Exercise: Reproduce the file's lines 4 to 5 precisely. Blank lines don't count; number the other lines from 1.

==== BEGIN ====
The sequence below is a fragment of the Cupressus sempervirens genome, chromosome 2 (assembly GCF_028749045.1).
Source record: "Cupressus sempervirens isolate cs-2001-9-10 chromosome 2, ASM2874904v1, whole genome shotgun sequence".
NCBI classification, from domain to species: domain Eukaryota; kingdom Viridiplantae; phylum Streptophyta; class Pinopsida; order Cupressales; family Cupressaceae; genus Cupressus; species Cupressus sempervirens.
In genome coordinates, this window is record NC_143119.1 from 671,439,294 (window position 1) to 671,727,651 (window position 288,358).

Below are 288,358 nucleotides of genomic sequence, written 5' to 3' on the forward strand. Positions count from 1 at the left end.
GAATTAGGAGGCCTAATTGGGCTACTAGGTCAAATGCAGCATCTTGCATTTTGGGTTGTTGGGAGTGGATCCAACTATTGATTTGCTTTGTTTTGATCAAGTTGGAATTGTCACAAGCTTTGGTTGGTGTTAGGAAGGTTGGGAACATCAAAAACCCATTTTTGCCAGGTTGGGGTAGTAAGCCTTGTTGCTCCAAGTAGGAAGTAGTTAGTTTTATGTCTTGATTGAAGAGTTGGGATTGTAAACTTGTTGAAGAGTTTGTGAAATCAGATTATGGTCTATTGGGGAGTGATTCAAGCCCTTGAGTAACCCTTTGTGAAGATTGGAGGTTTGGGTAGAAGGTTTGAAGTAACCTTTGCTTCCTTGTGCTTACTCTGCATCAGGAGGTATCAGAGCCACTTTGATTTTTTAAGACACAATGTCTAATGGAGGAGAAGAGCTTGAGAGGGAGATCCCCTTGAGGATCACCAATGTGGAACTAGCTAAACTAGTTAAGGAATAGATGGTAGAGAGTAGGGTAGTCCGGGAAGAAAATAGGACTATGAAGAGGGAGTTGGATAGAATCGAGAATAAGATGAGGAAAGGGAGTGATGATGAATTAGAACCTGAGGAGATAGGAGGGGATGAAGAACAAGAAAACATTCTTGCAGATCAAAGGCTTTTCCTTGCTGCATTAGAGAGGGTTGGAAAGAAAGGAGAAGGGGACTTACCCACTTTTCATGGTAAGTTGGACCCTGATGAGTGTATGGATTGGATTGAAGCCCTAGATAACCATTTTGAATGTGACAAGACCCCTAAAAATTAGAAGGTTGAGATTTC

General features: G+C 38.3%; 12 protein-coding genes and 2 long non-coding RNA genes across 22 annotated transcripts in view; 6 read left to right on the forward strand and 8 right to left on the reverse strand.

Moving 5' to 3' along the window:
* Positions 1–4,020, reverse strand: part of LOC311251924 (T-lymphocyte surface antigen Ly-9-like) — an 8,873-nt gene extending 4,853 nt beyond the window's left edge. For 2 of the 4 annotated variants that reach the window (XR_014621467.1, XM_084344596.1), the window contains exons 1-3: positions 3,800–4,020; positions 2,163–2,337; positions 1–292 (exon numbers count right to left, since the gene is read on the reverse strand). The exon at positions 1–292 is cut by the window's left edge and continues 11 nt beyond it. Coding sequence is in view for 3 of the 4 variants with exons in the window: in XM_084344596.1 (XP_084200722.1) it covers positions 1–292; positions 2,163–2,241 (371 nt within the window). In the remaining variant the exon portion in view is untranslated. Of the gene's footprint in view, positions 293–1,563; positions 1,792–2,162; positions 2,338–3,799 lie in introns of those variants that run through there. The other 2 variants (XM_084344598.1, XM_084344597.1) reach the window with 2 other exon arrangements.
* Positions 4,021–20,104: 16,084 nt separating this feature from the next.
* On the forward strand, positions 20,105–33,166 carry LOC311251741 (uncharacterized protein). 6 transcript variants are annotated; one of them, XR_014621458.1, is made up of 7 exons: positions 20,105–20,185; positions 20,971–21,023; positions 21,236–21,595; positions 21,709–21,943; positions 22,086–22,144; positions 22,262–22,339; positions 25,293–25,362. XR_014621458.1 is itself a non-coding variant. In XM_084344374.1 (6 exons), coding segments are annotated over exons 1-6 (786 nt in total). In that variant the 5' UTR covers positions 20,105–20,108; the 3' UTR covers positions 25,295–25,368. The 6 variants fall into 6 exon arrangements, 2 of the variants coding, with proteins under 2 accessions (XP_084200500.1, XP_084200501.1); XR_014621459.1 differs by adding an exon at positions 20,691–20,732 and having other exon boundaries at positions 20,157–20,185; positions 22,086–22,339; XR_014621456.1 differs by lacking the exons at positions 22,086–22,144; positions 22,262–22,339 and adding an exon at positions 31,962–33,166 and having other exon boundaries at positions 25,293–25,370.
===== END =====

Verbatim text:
In genome coordinates, this window is record NC_143119.1 from 671,439,294 (window position 1) to 671,727,651 (window position 288,358).

Below are 288,358 nucleotides of genomic sequence, written 5' to 3' on the forward strand. Positions count from 1 at the left end.